Look up and learn about the Virial theorem which describes how the conservation of angular momentum affects any distributed material that is trying to collapse under gravity.  This has been known about and applied for more than 100 years

Also look up and learn about rotating black holes.   Most of the descriptions of black holes talk about non rotating ones and it is just about impossible to create one of these.  Rotating black holes are very different and much more complex.

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« Last Edit: 19/01/2006 10:05:35 by Soul Surfer »
 

Offline Rincewind

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Re: Gravity... are we making a grave mistake?
« Reply #47 on: 22/01/2006 21:52:35 »
I'd be interested in reading/hearing your presentation (depending on who you're presenting it to cos it might go way over my head) because angular momentum is something that has recently started confusing me.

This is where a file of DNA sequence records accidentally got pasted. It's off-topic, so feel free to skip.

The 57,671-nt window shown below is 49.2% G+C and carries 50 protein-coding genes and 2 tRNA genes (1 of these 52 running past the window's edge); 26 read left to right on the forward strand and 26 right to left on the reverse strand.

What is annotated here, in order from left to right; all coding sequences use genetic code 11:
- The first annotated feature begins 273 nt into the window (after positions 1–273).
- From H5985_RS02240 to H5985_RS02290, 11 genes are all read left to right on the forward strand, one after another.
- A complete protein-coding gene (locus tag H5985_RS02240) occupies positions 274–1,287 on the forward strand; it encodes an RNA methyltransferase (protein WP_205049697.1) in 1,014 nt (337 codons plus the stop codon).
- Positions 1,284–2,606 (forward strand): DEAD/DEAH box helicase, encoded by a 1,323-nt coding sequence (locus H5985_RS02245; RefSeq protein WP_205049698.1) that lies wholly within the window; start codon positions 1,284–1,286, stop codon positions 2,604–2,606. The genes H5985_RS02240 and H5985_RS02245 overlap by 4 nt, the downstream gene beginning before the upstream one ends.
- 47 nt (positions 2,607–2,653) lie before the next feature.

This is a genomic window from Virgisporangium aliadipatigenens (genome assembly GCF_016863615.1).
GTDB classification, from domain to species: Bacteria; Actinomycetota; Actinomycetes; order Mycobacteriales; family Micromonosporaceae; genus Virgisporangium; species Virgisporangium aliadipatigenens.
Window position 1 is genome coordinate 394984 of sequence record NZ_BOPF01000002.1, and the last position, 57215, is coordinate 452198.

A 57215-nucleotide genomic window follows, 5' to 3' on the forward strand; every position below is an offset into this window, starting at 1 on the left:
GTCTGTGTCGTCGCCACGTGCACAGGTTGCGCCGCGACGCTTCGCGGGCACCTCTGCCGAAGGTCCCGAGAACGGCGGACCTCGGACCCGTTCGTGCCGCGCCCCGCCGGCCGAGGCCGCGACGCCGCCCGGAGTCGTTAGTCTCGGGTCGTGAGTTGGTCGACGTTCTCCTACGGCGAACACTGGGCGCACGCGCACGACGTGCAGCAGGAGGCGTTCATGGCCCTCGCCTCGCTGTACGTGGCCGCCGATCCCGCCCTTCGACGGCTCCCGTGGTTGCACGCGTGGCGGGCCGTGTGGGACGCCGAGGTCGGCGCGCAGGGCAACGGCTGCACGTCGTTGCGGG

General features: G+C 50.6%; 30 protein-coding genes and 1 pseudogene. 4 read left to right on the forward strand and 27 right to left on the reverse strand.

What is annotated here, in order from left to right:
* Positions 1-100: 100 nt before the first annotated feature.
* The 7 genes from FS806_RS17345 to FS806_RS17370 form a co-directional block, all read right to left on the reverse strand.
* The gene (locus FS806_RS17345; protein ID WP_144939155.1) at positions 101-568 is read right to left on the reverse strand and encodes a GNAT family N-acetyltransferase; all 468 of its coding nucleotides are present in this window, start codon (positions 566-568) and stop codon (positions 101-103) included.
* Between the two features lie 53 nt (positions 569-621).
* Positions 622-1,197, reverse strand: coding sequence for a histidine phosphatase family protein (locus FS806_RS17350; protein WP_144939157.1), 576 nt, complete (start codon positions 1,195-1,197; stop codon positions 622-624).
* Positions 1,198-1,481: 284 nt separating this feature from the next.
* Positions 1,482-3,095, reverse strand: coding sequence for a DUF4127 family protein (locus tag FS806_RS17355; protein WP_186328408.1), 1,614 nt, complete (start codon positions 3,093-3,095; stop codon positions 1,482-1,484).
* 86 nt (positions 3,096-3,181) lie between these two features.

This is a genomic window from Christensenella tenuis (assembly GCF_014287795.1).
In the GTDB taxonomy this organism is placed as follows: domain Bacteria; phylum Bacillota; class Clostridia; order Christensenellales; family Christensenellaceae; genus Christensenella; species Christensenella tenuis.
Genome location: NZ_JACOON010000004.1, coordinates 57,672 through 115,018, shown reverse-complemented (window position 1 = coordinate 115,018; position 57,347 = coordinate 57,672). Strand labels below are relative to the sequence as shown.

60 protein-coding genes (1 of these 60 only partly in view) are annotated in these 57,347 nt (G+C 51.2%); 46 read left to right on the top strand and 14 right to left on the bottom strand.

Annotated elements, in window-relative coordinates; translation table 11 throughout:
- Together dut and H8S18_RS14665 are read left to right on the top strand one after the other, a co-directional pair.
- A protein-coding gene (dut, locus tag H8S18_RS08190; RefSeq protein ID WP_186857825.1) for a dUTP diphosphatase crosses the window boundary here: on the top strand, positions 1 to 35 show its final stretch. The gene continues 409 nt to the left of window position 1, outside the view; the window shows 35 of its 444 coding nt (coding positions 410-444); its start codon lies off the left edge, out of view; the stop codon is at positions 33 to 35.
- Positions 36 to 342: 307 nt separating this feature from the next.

Why is linear movement apparently completely relative while angular movement seems to be absolute?  What's the frame of reference?  What are particles/planets/whatever rotating relative to?

Rotation, or a mismeasurement thereof, seems like another likely candidate for the reason behind dark matter/energy to me.

Do dark matter and energy seem just silly to anyone else?  It really seems to me there must be a simple explanation for the gaps between theory and observation.  It seems far more likely there's a problem with the theory rather than there's a load of matter and energy that we can't see for some reason.